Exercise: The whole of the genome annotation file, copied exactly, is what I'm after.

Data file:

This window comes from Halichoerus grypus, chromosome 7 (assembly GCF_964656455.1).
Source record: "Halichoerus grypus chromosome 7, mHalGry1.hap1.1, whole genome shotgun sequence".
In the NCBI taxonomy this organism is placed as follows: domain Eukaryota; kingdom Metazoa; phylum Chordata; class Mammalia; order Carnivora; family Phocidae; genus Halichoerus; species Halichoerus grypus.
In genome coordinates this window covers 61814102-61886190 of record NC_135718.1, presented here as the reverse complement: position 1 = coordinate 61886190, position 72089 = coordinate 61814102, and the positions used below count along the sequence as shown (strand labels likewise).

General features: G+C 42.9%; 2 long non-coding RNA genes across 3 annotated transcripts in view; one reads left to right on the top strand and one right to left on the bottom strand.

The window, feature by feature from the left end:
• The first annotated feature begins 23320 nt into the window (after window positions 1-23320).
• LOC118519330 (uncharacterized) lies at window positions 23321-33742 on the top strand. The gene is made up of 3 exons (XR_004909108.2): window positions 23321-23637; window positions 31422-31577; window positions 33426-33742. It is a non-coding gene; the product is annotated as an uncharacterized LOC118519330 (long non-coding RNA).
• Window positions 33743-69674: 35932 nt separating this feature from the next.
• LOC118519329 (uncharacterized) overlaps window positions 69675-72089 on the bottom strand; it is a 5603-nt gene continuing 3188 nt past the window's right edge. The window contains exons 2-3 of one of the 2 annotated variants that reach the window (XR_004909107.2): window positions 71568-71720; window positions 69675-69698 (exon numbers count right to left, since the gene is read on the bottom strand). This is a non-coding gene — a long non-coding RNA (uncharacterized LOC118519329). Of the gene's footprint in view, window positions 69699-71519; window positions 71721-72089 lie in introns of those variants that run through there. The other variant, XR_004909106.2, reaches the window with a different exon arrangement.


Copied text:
This window comes from Halichoerus grypus, chromosome 7 (assembly GCF_964656455.1).
Source record: "Halichoerus grypus chromosome 7, mHalGry1.hap1.1, whole genome shotgun sequence".
In the NCBI taxonomy this organism is placed as follows: domain Eukaryota; kingdom Metazoa; phylum Chordata; class Mammalia; order Carnivora; family Phocidae; genus Halichoerus; species Halichoerus grypus.
In genome coordinates this window covers 61814102-61886190 of record NC_135718.1, presented here as the reverse complement: position 1 = coordinate 61886190, position 72089 = coordinate 61814102, and the positions used below count along the sequence as shown (strand labels likewise).

General features: G+C 42.9%; 2 long non-coding RNA genes across 3 annotated transcripts in view; one reads left to right on the top strand and one right to left on the bottom strand.

The window, feature by feature from the left end:
• The first annotated feature begins 23320 nt into the window (after window positions 1-23320).
• LOC118519330 (uncharacterized) lies at window positions 23321-33742 on the top strand. The gene is made up of 3 exons (XR_004909108.2): window positions 23321-23637; window positions 31422-31577; window positions 33426-33742. It is a non-coding gene; the product is annotated as an uncharacterized LOC118519330 (long non-coding RNA).
• Window positions 33743-69674: 35932 nt separating this feature from the next.
• LOC118519329 (uncharacterized) overlaps window positions 69675-72089 on the bottom strand; it is a 5603-nt gene continuing 3188 nt past the window's right edge. The window contains exons 2-3 of one of the 2 annotated variants that reach the window (XR_004909107.2): window positions 71568-71720; window positions 69675-69698 (exon numbers count right to left, since the gene is read on the bottom strand). This is a non-coding gene — a long non-coding RNA (uncharacterized LOC118519329). Of the gene's footprint in view, window positions 69699-71519; window positions 71721-72089 lie in introns of those variants that run through there. The other variant, XR_004909106.2, reaches the window with a different exon arrangement.